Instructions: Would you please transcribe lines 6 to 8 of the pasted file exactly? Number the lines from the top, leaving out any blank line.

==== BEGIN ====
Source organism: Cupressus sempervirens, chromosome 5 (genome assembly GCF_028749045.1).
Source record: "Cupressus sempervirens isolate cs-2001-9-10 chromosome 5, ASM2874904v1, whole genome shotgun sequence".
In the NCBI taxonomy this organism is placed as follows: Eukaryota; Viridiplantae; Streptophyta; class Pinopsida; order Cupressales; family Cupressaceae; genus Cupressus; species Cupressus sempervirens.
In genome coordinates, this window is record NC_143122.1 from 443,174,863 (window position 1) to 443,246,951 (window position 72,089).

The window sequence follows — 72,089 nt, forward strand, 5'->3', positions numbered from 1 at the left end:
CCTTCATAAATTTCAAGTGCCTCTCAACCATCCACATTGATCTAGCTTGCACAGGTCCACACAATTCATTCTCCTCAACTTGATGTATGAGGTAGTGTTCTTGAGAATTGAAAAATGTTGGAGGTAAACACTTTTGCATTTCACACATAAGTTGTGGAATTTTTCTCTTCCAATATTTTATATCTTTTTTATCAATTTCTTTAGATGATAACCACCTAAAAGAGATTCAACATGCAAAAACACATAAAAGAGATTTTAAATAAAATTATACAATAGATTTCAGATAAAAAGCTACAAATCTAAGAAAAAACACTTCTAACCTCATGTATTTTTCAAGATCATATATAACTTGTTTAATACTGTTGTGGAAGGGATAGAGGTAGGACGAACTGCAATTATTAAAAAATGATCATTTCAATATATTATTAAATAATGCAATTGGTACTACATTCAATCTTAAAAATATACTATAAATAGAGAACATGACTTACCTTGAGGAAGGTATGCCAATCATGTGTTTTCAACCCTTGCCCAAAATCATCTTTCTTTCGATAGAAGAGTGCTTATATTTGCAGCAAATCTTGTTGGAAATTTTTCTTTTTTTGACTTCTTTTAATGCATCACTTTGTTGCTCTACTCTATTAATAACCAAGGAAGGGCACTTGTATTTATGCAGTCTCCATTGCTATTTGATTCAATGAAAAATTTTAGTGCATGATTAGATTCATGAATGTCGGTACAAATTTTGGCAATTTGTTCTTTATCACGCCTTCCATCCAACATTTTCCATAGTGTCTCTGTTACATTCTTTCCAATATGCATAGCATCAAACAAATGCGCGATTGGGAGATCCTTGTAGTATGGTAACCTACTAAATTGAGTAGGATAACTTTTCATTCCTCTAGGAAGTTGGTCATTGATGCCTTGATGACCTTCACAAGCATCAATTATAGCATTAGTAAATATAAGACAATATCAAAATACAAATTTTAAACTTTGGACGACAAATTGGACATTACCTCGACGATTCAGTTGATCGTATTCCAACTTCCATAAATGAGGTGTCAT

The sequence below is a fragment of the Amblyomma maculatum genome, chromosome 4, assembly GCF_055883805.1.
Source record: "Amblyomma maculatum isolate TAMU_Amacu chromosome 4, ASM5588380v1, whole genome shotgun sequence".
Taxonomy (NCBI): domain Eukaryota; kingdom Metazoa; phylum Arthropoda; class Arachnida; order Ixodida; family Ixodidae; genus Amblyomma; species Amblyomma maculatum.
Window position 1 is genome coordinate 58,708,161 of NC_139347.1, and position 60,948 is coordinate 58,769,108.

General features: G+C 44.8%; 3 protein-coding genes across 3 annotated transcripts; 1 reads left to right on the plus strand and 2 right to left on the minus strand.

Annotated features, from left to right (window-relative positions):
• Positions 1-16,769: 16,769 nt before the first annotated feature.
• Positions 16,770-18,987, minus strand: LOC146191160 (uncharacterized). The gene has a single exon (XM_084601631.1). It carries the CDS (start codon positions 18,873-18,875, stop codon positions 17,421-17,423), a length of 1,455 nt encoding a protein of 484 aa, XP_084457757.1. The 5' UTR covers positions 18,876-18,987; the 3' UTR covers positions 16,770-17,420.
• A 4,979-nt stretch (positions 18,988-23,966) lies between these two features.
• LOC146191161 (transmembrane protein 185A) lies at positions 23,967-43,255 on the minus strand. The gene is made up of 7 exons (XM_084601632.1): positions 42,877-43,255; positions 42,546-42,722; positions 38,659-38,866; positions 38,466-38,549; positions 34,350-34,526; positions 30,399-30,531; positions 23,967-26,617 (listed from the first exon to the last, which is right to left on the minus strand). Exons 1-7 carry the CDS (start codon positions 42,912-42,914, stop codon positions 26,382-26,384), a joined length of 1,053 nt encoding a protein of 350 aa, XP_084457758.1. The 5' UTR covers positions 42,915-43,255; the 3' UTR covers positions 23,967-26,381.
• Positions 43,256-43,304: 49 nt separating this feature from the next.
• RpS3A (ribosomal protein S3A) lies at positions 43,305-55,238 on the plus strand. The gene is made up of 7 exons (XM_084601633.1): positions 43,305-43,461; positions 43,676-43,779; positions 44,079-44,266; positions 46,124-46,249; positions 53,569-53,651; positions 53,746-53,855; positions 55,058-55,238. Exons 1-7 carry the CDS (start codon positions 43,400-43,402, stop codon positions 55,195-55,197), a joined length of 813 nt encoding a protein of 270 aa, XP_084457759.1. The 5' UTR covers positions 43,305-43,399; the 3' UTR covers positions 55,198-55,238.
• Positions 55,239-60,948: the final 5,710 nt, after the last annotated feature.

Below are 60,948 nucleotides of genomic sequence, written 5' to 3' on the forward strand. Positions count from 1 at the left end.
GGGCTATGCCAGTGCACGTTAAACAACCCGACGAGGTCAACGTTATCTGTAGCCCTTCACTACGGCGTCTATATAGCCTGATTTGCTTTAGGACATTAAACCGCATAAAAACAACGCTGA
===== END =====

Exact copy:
CCTTCATAAATTTCAAGTGCCTCTCAACCATCCACATTGATCTAGCTTGCACAGGTCCACACAATTCATTCTCCTCAACTTGATGTATGAGGTAGTGTTCTTGAGAATTGAAAAATGTTGGAGGTAAACACTTTTGCATTTCACACATAAGTTGTGGAATTTTTCTCTTCCAATATTTTATATCTTTTTTATCAATTTCTTTAGATGATAACCACCTAAAAGAGATTCAACATGCAAAAACACATAAAAGAGATTTTAAATAAAATTATACAATAGATTTCAGATAAAAAGCTACAAATCTAAGAAAAAACACTTCTAACCTCATGTATTTTTCAAGATCATATATAACTTGTTTAATACTGTTGTGGAAGGGATAGAGGTAGGACGAACTGCAATTATTAAAAAATGATCATTTCAATATATTATTAAATAATGCAATTGGTACTACATTCAATCTTAAAAATATACTATAAATAGAGAACATGACTTACCTTGAGGAAGGTATGCCAATCATGTGTTTTCAACCCTTGCCCAAAATCATCTTTCTTTCGATAGAAGAGTGCTTATATTTGCAGCAAATCTTGTTGGAAATTTTTCTTTTTTTGACTTCTTTTAATGCATCACTTTGTTGCTCTACTCTATTAATAACCAAGGAAGGGCACTTGTATTTATGCAGTCTCCATTGCTATTTGATTCAATGAAAAATTTTAGTGCATGATTAGATTCATGAATGTCGGTACAAATTTTGGCAATTTGTTCTTTATCACGCCTTCCATCCAACATTTTCCATAGTGTCTCTGTTACATTCTTTCCAATATGCATAGCATCAAACAAATGCGCGATTGGGAGATCCTTGTAGTATGGTAACCTACTAAATTGAGTAGGATAACTTTTCATTCCTCTAGGAAGTTGGTCATTGATGCCTTGATGACCTTCACAAGCATCAATTATAGCATTAGTAAATATAAGACAATATCAAAATACAAATTTTAAACTTTGGACGACAAATTGGACATTACCTCGACGATTCAGTTGATCGTATTCCAACTTCCATAAATGAGGTGTCAT

The sequence below is a fragment of the Amblyomma maculatum genome, chromosome 4, assembly GCF_055883805.1.
Source record: "Amblyomma maculatum isolate TAMU_Amacu chromosome 4, ASM5588380v1, whole genome shotgun sequence".